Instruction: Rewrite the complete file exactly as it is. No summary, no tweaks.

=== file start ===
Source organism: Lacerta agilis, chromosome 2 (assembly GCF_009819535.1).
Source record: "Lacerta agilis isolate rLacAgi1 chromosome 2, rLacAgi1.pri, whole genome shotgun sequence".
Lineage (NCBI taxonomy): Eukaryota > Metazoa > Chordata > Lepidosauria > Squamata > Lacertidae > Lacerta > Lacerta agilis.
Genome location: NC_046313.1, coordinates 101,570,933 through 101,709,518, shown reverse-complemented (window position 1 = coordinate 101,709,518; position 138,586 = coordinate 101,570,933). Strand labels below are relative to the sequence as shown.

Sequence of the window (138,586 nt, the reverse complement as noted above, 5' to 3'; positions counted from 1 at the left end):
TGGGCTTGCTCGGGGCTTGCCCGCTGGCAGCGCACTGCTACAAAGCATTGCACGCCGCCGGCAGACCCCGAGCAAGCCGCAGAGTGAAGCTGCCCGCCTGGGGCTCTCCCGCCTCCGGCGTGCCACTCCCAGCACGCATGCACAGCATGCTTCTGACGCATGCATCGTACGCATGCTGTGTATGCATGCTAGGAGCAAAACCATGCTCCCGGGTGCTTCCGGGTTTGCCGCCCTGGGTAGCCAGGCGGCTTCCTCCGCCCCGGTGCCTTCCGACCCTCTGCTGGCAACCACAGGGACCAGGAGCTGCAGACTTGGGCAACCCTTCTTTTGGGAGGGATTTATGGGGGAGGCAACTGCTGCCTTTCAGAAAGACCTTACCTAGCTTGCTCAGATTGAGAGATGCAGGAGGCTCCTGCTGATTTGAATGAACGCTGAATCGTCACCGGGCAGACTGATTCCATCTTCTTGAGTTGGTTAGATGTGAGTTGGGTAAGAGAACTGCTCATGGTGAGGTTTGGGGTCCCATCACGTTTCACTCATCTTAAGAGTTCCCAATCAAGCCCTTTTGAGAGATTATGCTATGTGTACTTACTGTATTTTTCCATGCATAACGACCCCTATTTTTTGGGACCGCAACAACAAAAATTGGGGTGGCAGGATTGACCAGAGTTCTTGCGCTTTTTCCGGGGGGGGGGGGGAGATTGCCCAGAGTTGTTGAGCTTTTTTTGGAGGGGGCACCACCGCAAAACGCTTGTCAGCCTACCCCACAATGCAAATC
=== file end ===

Source organism: Lacerta agilis, chromosome 2 (assembly GCF_009819535.1).
Source record: "Lacerta agilis isolate rLacAgi1 chromosome 2, rLacAgi1.pri, whole genome shotgun sequence".
Lineage (NCBI taxonomy): Eukaryota > Metazoa > Chordata > Lepidosauria > Squamata > Lacertidae > Lacerta > Lacerta agilis.
Genome location: NC_046313.1, coordinates 101,570,933 through 101,709,518, shown reverse-complemented (window position 1 = coordinate 101,709,518; position 138,586 = coordinate 101,570,933). Strand labels below are relative to the sequence as shown.

Sequence of the window (138,586 nt, the reverse complement as noted above, 5' to 3'; positions counted from 1 at the left end):
TGGGCTTGCTCGGGGCTTGCCCGCTGGCAGCGCACTGCTACAAAGCATTGCACGCCGCCGGCAGACCCCGAGCAAGCCGCAGAGTGAAGCTGCCCGCCTGGGGCTCTCCCGCCTCCGGCGTGCCACTCCCAGCACGCATGCACAGCATGCTTCTGACGCATGCATCGTACGCATGCTGTGTATGCATGCTAGGAGCAAAACCATGCTCCCGGGTGCTTCCGGGTTTGCCGCCCTGGGTAGCCAGGCGGCTTCCTCCGCCCCGGTGCCTTCCGACCCTCTGCTGGCAACCACAGGGACCAGGAGCTGCAGACTTGGGCAACCCTTCTTTTGGGAGGGATTTATGGGGGAGGCAACTGCTGCCTTTCAGAAAGACCTTACCTAGCTTGCTCAGATTGAGAGATGCAGGAGGCTCCTGCTGATTTGAATGAACGCTGAATCGTCACCGGGCAGACTGATTCCATCTTCTTGAGTTGGTTAGATGTGAGTTGGGTAAGAGAACTGCTCATGGTGAGGTTTGGGGTCCCATCACGTTTCACTCATCTTAAGAGTTCCCAATCAAGCCCTTTTGAGAGATTATGCTATGTGTACTTACTGTATTTTTCCATGCATAACGACCCCTATTTTTTGGGACCGCAACAACAAAAATTGGGGTGGCAGGATTGACCAGAGTTCTTGCGCTTTTTCCGGGGGGGGGGGGGAGATTGCCCAGAGTTGTTGAGCTTTTTTTGGAGGGGGCACCACCGCAAAACGCTTGTCAGCCTACCCCACAATGCAAATC